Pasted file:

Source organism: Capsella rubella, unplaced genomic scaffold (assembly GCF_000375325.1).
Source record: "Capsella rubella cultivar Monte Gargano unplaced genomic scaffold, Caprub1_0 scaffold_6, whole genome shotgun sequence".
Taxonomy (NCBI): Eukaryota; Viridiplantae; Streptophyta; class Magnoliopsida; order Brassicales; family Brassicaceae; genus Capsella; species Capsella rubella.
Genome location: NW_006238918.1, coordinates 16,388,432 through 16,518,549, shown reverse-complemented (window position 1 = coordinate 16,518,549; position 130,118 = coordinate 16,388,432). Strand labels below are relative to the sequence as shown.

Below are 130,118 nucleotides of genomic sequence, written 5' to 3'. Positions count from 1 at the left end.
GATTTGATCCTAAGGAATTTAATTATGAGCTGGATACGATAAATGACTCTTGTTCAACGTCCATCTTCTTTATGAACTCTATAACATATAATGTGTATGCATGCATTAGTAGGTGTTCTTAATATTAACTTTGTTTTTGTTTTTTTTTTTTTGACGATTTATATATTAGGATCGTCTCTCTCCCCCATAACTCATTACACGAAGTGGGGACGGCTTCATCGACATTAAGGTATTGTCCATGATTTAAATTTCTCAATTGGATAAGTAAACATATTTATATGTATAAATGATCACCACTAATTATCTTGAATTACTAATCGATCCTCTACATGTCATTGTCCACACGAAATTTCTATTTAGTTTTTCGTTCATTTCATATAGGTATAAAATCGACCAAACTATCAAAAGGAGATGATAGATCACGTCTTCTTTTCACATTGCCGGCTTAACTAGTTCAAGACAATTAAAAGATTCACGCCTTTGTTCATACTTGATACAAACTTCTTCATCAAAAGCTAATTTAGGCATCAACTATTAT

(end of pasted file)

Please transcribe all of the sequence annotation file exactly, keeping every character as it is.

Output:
Source organism: Capsella rubella, unplaced genomic scaffold (assembly GCF_000375325.1).
Source record: "Capsella rubella cultivar Monte Gargano unplaced genomic scaffold, Caprub1_0 scaffold_6, whole genome shotgun sequence".
Taxonomy (NCBI): Eukaryota; Viridiplantae; Streptophyta; class Magnoliopsida; order Brassicales; family Brassicaceae; genus Capsella; species Capsella rubella.
Genome location: NW_006238918.1, coordinates 16,388,432 through 16,518,549, shown reverse-complemented (window position 1 = coordinate 16,518,549; position 130,118 = coordinate 16,388,432). Strand labels below are relative to the sequence as shown.

Below are 130,118 nucleotides of genomic sequence, written 5' to 3'. Positions count from 1 at the left end.
GATTTGATCCTAAGGAATTTAATTATGAGCTGGATACGATAAATGACTCTTGTTCAACGTCCATCTTCTTTATGAACTCTATAACATATAATGTGTATGCATGCATTAGTAGGTGTTCTTAATATTAACTTTGTTTTTGTTTTTTTTTTTTTGACGATTTATATATTAGGATCGTCTCTCTCCCCCATAACTCATTACACGAAGTGGGGACGGCTTCATCGACATTAAGGTATTGTCCATGATTTAAATTTCTCAATTGGATAAGTAAACATATTTATATGTATAAATGATCACCACTAATTATCTTGAATTACTAATCGATCCTCTACATGTCATTGTCCACACGAAATTTCTATTTAGTTTTTCGTTCATTTCATATAGGTATAAAATCGACCAAACTATCAAAAGGAGATGATAGATCACGTCTTCTTTTCACATTGCCGGCTTAACTAGTTCAAGACAATTAAAAGATTCACGCCTTTGTTCATACTTGATACAAACTTCTTCATCAAAAGCTAATTTAGGCATCAACTATTAT